Still can’t find Lysol spray? These disinfectants kill germs too, according to an expert

Our team is dedicated to finding and telling you more about the products and deals we love. If you love them too and decide to purchase through the links below, we may receive a commission. Pricing and availability are subject to change.

Since the onset of the global pandemic, household cleaners and disinfectants have been hard to find. In particular, Lysol disinfectant has been out of stock since nearly March. However, there are other disinfectants available that can also help kill germs and prevent the spread of COVID-19.

Lysol Disinfectant Spray and Lysol Disinfectant Max were both approved by the Environmental Protection Agency (EPA) as effective against the coronavirus. While, the EPA previously released a list of over 400 approved cleaning products (referred to as List N) that met its list of criteria for use against COVID-19, Lysol’s disinfectants are the first two that the agency tested directly against the virus in a lab. According to the EPA, however, it expects to approve claims via laboratory testing for additional products as well.

Like many other disinfecting cleaners, the active ingredient in Lysol is a quaternary ammonium compound, also referred to as a QAC or quat. Lysol introduced one of the first QACs in the late 1880s, called benzalkonium chloride (BAC).

Bill Wuest, a Georgia Research Alliance distinguished investigator and associate professor of chemistry at Emory University, said that today, BAC is one of the most common active ingredients in disinfectants.

However, “technically, Lysol has received EPA approval for Benzalkonium saccharinate (BAS) against COVID-19, likely because that specific ingredient is less common in other cleaning agents providing some ‘exclusivity,’” he said. “This subtle difference is likely based on the production method to make the compound.”

“Based on the research in my lab and what we have learned about these agents, I would presume that both are likely to be equally effective. However, to date only BAS has been approved by the EPA,” he added.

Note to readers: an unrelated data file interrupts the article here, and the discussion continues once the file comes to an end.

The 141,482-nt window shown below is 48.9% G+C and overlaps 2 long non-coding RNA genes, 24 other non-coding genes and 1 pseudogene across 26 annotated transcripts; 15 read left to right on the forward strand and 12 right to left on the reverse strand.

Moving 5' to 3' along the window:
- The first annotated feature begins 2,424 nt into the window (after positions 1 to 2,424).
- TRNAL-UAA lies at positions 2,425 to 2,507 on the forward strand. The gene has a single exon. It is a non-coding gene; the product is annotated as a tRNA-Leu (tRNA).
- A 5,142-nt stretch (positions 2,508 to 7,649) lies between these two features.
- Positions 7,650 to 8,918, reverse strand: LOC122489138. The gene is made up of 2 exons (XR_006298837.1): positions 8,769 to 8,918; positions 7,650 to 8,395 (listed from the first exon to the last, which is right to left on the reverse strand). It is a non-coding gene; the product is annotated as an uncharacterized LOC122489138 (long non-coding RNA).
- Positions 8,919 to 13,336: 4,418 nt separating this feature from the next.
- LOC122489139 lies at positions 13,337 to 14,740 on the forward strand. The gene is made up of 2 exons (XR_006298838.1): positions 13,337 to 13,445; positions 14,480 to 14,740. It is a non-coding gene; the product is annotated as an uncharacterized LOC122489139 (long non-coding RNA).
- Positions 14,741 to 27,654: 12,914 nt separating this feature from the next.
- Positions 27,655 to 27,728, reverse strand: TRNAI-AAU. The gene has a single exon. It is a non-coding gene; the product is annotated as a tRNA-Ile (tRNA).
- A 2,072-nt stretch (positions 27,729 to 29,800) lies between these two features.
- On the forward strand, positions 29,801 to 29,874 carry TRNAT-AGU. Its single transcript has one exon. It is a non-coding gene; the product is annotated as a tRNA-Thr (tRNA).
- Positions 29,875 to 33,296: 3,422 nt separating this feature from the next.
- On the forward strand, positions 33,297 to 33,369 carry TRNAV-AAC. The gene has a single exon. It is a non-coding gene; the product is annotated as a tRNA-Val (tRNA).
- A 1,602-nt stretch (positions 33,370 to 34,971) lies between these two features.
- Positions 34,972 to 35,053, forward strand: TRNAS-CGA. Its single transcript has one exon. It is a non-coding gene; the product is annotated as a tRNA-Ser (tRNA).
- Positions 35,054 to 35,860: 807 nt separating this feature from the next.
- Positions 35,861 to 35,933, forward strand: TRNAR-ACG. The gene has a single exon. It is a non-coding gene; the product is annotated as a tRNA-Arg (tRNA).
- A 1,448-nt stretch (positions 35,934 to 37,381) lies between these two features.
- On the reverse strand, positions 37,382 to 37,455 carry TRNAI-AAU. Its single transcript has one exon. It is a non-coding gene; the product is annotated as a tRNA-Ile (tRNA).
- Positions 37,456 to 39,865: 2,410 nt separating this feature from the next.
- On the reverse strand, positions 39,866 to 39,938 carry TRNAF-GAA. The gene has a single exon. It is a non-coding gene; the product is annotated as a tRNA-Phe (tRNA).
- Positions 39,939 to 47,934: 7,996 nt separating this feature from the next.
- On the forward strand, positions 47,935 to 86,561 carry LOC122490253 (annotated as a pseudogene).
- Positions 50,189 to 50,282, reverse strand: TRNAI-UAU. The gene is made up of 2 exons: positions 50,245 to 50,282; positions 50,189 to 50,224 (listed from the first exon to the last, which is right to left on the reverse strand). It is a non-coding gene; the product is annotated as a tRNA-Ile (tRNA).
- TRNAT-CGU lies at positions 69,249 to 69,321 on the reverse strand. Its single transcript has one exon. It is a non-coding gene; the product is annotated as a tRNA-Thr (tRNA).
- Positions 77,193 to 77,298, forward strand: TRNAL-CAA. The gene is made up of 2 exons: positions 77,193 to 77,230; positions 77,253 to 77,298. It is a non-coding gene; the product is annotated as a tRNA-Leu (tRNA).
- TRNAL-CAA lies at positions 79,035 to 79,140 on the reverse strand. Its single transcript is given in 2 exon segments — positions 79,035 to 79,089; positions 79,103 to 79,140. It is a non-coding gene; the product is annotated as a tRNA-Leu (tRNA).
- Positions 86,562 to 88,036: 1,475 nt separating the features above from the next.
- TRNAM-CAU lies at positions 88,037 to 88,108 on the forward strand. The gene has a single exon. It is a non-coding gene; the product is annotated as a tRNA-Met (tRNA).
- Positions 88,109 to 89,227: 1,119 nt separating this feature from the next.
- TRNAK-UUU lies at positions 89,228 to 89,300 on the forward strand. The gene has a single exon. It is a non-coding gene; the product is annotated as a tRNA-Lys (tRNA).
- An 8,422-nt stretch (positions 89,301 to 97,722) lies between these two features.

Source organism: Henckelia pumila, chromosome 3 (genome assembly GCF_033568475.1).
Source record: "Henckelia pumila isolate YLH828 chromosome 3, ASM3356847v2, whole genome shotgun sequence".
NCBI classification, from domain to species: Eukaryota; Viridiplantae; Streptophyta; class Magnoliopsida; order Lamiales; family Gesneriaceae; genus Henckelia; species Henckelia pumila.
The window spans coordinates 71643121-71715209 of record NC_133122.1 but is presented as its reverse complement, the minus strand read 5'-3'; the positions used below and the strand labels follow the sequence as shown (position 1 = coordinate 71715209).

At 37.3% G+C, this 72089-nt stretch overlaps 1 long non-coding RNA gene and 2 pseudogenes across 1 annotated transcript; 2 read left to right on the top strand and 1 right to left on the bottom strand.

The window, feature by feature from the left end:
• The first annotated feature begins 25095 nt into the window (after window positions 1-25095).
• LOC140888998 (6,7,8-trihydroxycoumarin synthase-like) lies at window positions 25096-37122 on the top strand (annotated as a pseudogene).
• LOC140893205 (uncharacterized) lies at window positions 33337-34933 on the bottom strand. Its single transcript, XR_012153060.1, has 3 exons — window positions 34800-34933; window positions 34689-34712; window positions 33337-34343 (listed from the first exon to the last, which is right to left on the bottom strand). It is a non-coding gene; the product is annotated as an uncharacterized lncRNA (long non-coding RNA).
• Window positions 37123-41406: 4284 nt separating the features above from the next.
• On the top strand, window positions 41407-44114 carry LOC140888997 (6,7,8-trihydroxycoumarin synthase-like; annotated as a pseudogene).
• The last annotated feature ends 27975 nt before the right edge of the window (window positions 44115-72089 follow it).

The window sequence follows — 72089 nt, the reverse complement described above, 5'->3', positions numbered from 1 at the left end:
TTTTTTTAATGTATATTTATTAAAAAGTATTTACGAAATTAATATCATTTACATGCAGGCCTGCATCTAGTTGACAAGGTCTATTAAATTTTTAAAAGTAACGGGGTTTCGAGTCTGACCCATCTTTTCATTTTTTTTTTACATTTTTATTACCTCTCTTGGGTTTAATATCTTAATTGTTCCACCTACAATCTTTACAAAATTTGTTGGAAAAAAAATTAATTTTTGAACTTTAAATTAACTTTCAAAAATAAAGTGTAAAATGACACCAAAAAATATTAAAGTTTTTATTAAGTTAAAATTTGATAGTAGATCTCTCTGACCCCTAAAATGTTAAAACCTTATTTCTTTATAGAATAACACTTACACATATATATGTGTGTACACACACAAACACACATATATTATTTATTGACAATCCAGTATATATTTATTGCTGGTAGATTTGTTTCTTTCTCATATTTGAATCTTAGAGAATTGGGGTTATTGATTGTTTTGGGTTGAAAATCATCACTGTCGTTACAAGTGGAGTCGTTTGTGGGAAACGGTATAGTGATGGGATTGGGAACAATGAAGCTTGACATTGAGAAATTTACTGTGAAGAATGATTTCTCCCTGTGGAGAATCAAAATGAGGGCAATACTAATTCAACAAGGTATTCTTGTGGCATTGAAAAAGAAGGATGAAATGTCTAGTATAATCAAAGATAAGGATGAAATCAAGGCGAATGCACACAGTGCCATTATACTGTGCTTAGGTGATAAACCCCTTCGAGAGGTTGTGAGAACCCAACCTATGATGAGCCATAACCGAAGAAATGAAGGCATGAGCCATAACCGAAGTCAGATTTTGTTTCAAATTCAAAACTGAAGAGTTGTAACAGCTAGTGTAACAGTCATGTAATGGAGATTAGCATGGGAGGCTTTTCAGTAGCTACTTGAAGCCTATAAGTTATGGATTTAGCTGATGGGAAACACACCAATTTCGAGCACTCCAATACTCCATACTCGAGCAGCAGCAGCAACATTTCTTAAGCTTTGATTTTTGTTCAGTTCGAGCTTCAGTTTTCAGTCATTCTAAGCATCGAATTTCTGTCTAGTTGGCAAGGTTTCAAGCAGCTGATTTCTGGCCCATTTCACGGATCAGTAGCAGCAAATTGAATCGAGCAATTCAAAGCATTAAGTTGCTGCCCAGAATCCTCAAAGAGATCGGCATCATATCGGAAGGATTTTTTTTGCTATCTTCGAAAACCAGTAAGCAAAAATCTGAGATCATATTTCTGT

Nonetheless, if you can’t find Lysol at the store, Wuest said that most other antibacterial and antiseptic wipes are just as effective, but you’ll need to read the labels for active ingredients. Many disinfectants contain the same mix of active ingredients and you should check their labels for “ammonium” or “alkonium.” Additionally, other words to look for under the active ingredients list are “L-lactic acid, citric acid, or isopropanol (>60%),” as they also appear on the EPA’s List N.

We did the work for you and found other disinfectants (beyond Lysol) that work to kill germs and could limit the spread of COVID-19.

Keep in mind, there’s a difference between disinfectants and cleaners; disinfectants kill germs while multi-surface cleaners only remove them. For the ultimate clean, you should first use a cleaner and then a disinfectant. Additionally, most disinfectants should be sprayed or wiped on a surface and left to dry. After 10 minutes, if the disinfectant has yet to dry on its own, you can wipe it up. This gives the disinfectant enough time to do its work.

Shop disinfectants for killing germs

Credit: Getty Images

Shop bleach for disinfecting

Credit: Getty Images

According to the CDC, you can also use bleach to clean your home, as long as you properly dilute it. It recommends mixing five tablespoons (1/3rd cup) bleach per gallon of water or four teaspoons bleach per quart of water. However, check the label to make sure your bleach has a sodium hypochlorite concentration of 5–6 percent (splash-less and chlorine-free bleach do not meet this requirement, therefore they are not effective disinfectants).

If you enjoyed reading this article, you may also want to read about where to find household multi-surface cleaners and paper towels in-stock online.

More from In The Know:

See inside this five-room tiny house you can buy on Amazon

Bed Bath & Beyond has a new College From Home shop for virtual learning

Subscribe to our daily newsletter to stay In The Know

This tie-dye mask set quickly sold out — but it’s back now